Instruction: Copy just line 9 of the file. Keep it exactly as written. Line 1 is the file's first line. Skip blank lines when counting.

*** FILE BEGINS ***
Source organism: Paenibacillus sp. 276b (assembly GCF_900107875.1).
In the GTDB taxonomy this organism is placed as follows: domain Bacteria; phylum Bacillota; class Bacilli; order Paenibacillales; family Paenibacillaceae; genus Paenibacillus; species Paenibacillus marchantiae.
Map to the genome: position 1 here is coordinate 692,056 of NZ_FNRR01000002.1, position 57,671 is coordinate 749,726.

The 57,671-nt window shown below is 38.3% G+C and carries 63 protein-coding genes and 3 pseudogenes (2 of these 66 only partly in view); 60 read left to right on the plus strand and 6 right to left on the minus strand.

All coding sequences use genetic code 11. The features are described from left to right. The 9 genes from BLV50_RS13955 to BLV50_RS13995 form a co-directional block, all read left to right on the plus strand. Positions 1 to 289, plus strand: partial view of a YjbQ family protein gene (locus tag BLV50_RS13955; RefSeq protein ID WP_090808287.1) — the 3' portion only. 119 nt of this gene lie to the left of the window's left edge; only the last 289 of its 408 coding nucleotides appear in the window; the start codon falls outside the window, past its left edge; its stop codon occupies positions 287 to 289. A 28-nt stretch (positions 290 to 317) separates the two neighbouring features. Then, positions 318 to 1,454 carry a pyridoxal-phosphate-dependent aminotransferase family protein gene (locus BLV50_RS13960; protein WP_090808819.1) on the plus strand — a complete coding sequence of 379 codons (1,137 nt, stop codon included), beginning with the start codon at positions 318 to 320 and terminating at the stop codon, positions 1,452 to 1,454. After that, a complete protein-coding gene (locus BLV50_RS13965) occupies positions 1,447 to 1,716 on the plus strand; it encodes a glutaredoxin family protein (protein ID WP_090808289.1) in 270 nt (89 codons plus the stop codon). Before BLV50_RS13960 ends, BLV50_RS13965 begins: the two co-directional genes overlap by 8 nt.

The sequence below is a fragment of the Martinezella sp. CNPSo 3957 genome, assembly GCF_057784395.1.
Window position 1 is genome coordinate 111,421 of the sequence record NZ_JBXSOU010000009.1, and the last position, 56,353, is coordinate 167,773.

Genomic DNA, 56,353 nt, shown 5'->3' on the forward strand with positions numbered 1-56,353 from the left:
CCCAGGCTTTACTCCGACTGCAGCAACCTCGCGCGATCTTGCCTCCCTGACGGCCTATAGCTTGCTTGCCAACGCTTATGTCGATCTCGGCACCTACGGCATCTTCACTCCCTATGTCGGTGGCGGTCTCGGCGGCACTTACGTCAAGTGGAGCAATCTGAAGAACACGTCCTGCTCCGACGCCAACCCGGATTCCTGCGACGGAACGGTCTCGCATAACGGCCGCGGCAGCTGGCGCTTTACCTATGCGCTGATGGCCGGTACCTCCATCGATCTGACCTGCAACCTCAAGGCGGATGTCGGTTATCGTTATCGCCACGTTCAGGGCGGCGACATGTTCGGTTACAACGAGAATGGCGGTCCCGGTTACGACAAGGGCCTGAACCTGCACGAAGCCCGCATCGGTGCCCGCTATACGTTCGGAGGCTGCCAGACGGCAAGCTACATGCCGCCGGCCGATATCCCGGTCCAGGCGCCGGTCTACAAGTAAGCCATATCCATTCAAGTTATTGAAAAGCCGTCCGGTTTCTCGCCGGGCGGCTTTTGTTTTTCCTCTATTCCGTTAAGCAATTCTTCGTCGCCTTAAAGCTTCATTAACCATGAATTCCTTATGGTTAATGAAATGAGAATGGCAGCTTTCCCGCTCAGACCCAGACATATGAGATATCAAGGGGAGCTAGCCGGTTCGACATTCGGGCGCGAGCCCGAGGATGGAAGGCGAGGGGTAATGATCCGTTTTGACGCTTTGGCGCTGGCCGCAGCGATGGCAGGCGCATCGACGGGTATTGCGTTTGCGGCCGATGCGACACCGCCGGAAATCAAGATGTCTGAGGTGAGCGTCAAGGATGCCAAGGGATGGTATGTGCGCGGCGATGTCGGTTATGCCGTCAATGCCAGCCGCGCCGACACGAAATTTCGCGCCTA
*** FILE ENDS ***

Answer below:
CCCAGGCTTTACTCCGACTGCAGCAACCTCGCGCGATCTTGCCTCCCTGACGGCCTATAGCTTGCTTGCCAACGCTTATGTCGATCTCGGCACCTACGGCATCTTCACTCCCTATGTCGGTGGCGGTCTCGGCGGCACTTACGTCAAGTGGAGCAATCTGAAGAACACGTCCTGCTCCGACGCCAACCCGGATTCCTGCGACGGAACGGTCTCGCATAACGGCCGCGGCAGCTGGCGCTTTACCTATGCGCTGATGGCCGGTACCTCCATCGATCTGACCTGCAACCTCAAGGCGGATGTCGGTTATCGTTATCGCCACGTTCAGGGCGGCGACATGTTCGGTTACAACGAGAATGGCGGTCCCGGTTACGACAAGGGCCTGAACCTGCACGAAGCCCGCATCGGTGCCCGCTATACGTTCGGAGGCTGCCAGACGGCAAGCTACATGCCGCCGGCCGATATCCCGGTCCAGGCGCCGGTCTACAAGTAAGCCATATCCATTCAAGTTATTGAAAAGCCGTCCGGTTTCTCGCCGGGCGGCTTTTGTTTTTCCTCTATTCCGTTAAGCAATTCTTCGTCGCCTTAAAGCTTCATTAACCATGAATTCCTTATGGTTAATGAAATGAGAATGGCAGCTTTCCCGCTCAGACCCAGACATATGAGATATCAAGGGGAGCTAGCCGGTTCGACATTCGGGCGCGAGCCCGAGGATGGAAGGCGAGGGGTAATGATCCGTTTTGACGCTTTGGCGCTGGCCGCAGCGATGGCAGGCGCATCGACGGGTATTGCGTTTGCGGCCGATGCGACACCGCCGGAAATCAAGATGTCTGAGGTGAGCGTCAAGGATGCCAAGGGATGGTATGTGCGCGGCGATGTCGGTTATGCCGTCAATGCCAGCCGCGCCGACACGAAATTTCGCGCCTA